Tripoli deploys troops as East Libya exports oil-UPDATED

Rebels who declared independence from the Tripoli government have started exporting oil.

Tripoli deploys troops as East Libya exports oil-UPDATED

World Bulletin / News Desk

A group of armed protesters who have been seizing oil ports in eastern Libya said on Saturday they had started exporting oil, with their first shipment going to a North Korean-flagged tanker.

Oil sources confirmed earlier on Saturday that the tanker was docked at the Es-Sider port, which is under the control of the group which is demanding autonomy and a greater share of Libya's oil wealth.

"We started exporting oil. This is our first shipment," a spokesman for the protesters said.

The Libyan authorities sent warplanes and Navy forces to force a North Korea-flagged oil tanker to leave an oil port controlled by militiamen in eastern Libya, a lawmaker said Saturday.

"The Air Force and Navy are dealing with the oil tanker, which entered Libya's territorial waters without permission from Libyan authorities," Ali Zawbi, the head of the Energy Committee at the National General Congress, told Anadolu Agency.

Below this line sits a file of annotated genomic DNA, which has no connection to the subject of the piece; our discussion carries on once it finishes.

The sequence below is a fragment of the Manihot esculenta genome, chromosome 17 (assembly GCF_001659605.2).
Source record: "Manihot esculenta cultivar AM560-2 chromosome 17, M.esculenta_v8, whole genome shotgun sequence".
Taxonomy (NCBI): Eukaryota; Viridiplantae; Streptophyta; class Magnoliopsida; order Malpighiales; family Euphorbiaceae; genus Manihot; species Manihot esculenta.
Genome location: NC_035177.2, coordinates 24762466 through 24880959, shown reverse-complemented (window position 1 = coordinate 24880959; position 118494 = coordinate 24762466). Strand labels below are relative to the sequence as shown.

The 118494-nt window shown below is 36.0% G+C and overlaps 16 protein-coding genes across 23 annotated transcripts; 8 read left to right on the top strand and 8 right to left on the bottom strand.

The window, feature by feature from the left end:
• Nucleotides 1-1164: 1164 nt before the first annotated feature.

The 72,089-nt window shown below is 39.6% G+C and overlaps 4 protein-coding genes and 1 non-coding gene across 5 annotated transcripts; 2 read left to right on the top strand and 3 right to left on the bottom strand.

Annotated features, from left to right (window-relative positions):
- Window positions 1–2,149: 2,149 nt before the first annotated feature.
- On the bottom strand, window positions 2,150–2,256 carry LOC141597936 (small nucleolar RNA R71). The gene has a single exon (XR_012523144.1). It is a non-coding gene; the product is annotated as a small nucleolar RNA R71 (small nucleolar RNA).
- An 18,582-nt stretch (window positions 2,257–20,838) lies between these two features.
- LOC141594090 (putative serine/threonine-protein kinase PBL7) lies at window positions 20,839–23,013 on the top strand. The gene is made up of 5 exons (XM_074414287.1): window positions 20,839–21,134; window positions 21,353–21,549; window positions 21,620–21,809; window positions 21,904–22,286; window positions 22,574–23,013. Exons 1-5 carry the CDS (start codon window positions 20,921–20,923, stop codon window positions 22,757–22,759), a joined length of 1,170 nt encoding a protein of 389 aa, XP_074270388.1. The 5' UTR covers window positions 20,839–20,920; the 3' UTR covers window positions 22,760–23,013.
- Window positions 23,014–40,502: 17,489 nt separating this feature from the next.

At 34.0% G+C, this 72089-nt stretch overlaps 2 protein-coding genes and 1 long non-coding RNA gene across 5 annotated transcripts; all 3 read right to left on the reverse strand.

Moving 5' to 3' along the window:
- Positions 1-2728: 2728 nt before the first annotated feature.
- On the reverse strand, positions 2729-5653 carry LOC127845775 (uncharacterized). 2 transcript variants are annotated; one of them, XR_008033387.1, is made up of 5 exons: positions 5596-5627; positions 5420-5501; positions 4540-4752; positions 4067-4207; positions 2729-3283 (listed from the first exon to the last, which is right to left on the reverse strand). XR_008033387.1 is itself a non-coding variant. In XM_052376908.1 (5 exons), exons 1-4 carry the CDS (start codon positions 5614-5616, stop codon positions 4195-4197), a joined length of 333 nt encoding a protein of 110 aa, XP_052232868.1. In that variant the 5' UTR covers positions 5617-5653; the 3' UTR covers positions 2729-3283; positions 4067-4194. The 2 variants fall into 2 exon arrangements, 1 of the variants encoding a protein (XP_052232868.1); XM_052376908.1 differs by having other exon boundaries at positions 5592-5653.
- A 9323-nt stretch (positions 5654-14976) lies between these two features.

The tanker docked at the Sidra Port to get crude oil under an illegal deal with militiamen controlling the port and oilfields in the eastern Libyan Barca region, according to Zawbi.

The so-called "Barca Political Office" has been controlling the port since last July, calling for the application of a federal system of government in eastern Libya.

The oil standoff is one part of deepening turmoil in the North African OPEC producer, where the government is struggling to control militias who helped topple Muammar Gaddafi in 2011 but kept their weapons and are challenging state authority.

Any independent shipment would be a blow to Libya's government. Tripoli had said it would destroy tankers trying to buy oil from Ibrahim Jathran, a former anti-Gaddafi rebel who seized the port and two others with thousands of his men in August.

"We started exporting oil. This is our first shipment," said a spokesman for the protesters based in the eastern town of Ajdabiyah.

There was no immediate word from the Libyan government and navy about the shipment, but Prime Minister Ali Zeidan and the justice minister scheduled news conferences in the afternoon.

Last Mod: 08 Mart 2014, 14:49
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